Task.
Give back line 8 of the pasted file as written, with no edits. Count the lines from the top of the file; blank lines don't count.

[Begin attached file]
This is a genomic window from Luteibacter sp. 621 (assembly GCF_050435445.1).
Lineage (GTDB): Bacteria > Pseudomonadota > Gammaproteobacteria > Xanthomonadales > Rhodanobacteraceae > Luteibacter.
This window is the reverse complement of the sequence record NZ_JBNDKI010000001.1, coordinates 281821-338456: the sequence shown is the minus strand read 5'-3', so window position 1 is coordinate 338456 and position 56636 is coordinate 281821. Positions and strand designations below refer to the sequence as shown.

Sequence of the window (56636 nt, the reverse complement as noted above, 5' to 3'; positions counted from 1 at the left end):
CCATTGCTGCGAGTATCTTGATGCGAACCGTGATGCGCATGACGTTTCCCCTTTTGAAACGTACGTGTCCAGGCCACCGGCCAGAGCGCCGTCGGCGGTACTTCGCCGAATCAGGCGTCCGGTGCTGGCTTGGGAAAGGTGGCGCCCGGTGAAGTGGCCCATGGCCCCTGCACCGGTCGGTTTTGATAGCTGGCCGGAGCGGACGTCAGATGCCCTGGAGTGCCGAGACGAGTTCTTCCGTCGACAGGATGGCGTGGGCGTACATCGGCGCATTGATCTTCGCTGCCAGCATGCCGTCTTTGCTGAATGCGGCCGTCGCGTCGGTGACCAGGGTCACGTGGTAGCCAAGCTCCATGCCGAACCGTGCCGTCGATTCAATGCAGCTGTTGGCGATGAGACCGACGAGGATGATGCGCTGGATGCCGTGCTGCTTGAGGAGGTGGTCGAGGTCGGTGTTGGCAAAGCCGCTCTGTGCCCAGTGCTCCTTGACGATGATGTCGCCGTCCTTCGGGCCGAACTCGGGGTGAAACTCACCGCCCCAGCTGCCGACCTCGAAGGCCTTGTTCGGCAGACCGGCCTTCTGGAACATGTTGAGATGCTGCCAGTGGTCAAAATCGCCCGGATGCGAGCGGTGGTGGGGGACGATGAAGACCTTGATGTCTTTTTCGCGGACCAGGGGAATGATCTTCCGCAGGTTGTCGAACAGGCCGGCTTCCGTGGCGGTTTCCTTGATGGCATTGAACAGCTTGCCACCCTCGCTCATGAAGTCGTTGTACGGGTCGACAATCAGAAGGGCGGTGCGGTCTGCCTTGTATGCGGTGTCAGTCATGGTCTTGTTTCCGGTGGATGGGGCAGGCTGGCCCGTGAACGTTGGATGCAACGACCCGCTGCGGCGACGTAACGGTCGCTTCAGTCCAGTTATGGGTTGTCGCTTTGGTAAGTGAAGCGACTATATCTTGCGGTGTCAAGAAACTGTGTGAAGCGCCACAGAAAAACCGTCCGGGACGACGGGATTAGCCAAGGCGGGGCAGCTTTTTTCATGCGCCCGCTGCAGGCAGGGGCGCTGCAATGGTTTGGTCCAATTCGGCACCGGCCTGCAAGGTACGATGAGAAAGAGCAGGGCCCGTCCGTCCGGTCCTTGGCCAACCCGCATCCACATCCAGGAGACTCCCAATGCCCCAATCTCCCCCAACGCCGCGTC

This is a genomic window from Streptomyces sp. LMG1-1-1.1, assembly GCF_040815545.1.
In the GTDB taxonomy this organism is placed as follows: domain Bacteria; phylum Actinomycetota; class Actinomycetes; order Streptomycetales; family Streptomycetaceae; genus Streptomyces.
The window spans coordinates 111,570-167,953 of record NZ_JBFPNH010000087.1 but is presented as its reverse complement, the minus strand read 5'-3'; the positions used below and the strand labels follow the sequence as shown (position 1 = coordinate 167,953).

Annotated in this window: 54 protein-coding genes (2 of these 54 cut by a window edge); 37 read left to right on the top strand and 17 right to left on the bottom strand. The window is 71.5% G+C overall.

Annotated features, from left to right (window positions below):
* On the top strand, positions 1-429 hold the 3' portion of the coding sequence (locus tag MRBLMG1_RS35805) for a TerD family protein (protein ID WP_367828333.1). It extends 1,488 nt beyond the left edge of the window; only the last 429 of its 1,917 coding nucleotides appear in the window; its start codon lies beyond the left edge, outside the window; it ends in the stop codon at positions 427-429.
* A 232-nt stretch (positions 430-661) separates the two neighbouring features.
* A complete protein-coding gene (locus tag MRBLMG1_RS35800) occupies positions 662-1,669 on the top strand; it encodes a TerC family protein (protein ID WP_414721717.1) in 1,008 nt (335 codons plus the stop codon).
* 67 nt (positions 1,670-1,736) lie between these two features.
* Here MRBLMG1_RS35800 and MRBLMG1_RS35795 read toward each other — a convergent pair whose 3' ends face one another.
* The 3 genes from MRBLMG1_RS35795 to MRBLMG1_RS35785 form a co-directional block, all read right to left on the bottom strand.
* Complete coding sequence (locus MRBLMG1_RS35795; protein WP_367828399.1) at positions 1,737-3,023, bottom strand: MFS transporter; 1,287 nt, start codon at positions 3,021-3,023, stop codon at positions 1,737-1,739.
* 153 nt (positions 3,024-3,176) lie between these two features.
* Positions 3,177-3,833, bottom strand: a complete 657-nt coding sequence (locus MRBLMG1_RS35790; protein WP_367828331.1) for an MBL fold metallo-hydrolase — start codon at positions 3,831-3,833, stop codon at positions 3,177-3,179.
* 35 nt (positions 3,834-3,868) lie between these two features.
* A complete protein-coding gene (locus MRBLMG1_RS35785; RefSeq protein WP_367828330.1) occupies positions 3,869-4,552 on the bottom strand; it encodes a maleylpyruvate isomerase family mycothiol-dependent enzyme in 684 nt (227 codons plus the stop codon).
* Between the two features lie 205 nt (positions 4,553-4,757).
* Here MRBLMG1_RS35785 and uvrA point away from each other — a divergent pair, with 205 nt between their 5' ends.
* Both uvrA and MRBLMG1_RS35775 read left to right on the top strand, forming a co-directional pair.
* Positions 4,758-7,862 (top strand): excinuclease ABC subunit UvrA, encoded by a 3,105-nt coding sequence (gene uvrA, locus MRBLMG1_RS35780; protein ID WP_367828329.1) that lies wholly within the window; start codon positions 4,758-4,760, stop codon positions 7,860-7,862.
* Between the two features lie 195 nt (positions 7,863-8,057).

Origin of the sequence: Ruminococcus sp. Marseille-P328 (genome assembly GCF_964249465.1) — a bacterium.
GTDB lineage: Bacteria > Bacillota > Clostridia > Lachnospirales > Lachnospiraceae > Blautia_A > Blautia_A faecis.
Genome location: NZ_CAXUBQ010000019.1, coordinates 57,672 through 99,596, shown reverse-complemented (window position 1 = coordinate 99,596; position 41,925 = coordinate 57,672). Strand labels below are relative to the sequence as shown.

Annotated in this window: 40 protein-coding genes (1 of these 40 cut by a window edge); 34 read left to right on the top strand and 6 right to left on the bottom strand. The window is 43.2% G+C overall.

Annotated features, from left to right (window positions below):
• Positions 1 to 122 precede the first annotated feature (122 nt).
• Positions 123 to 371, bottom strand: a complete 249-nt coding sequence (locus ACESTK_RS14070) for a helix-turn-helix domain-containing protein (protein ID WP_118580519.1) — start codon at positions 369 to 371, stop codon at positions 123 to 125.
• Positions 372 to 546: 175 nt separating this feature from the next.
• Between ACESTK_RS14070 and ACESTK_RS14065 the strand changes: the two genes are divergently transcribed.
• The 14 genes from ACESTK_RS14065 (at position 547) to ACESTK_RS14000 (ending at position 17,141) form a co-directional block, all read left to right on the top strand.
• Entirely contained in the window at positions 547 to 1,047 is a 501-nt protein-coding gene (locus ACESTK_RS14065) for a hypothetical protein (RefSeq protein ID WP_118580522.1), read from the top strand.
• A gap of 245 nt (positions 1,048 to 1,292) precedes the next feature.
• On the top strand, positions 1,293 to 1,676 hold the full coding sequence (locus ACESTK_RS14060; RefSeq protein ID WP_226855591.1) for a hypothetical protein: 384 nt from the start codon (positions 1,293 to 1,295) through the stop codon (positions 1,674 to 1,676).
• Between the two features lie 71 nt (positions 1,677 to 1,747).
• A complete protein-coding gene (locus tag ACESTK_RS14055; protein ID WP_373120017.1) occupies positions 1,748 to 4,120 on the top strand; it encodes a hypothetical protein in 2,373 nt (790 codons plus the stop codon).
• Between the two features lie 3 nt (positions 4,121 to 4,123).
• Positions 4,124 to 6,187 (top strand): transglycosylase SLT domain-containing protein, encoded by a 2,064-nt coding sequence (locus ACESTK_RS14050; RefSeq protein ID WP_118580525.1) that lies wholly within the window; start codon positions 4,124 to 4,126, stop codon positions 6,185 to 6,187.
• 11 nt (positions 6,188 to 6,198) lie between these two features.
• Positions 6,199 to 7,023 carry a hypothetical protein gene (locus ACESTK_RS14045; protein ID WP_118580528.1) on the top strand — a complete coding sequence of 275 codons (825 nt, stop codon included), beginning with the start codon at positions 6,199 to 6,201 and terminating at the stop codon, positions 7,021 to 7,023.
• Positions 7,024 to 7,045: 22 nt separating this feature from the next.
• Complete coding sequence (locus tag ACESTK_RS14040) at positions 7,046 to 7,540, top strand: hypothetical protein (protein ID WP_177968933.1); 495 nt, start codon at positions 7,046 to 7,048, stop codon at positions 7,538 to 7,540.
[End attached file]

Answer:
The window spans coordinates 111,570-167,953 of record NZ_JBFPNH010000087.1 but is presented as its reverse complement, the minus strand read 5'-3'; the positions used below and the strand labels follow the sequence as shown (position 1 = coordinate 167,953).